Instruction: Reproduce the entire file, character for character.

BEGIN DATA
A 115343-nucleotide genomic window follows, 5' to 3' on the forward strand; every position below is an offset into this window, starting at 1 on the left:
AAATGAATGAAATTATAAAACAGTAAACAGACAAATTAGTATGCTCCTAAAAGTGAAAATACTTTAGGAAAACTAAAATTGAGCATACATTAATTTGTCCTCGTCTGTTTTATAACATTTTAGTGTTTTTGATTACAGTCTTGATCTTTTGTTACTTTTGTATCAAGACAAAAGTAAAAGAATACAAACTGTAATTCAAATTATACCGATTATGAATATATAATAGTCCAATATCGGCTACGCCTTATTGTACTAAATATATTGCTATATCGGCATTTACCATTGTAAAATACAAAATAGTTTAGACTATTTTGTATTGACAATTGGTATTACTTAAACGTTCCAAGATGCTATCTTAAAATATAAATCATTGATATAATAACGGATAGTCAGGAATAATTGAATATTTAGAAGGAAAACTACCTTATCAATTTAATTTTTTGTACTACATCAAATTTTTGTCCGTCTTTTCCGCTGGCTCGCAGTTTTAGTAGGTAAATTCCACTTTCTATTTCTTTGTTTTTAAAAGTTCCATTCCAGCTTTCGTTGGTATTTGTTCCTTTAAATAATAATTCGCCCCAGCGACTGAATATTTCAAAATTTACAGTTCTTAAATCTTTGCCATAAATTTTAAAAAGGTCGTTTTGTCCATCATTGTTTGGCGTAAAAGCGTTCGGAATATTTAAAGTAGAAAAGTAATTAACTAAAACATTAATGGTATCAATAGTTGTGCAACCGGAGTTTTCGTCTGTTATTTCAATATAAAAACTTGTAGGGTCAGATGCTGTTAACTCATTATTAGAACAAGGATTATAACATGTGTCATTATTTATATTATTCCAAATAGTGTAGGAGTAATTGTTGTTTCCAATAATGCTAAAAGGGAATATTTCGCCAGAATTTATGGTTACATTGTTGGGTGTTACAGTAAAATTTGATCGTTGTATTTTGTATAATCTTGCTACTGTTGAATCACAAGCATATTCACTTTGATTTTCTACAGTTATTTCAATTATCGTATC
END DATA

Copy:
A 115343-nucleotide genomic window follows, 5' to 3' on the forward strand; every position below is an offset into this window, starting at 1 on the left:
AAATGAATGAAATTATAAAACAGTAAACAGACAAATTAGTATGCTCCTAAAAGTGAAAATACTTTAGGAAAACTAAAATTGAGCATACATTAATTTGTCCTCGTCTGTTTTATAACATTTTAGTGTTTTTGATTACAGTCTTGATCTTTTGTTACTTTTGTATCAAGACAAAAGTAAAAGAATACAAACTGTAATTCAAATTATACCGATTATGAATATATAATAGTCCAATATCGGCTACGCCTTATTGTACTAAATATATTGCTATATCGGCATTTACCATTGTAAAATACAAAATAGTTTAGACTATTTTGTATTGACAATTGGTATTACTTAAACGTTCCAAGATGCTATCTTAAAATATAAATCATTGATATAATAACGGATAGTCAGGAATAATTGAATATTTAGAAGGAAAACTACCTTATCAATTTAATTTTTTGTACTACATCAAATTTTTGTCCGTCTTTTCCGCTGGCTCGCAGTTTTAGTAGGTAAATTCCACTTTCTATTTCTTTGTTTTTAAAAGTTCCATTCCAGCTTTCGTTGGTATTTGTTCCTTTAAATAATAATTCGCCCCAGCGACTGAATATTTCAAAATTTACAGTTCTTAAATCTTTGCCATAAATTTTAAAAAGGTCGTTTTGTCCATCATTGTTTGGCGTAAAAGCGTTCGGAATATTTAAAGTAGAAAAGTAATTAACTAAAACATTAATGGTATCAATAGTTGTGCAACCGGAGTTTTCGTCTGTTATTTCAATATAAAAACTTGTAGGGTCAGATGCTGTTAACTCATTATTAGAACAAGGATTATAACATGTGTCATTATTTATATTATTCCAAATAGTGTAGGAGTAATTGTTGTTTCCAATAATGCTAAAAGGGAATATTTCGCCAGAATTTATGGTTACATTGTTGGGTGTTACAGTAAAATTTGATCGTTGTATTTTGTATAATCTTGCTACTGTTGAATCACAAGCATATTCACTTTGATTTTCTACAGTTATTTCAATTATCGTATC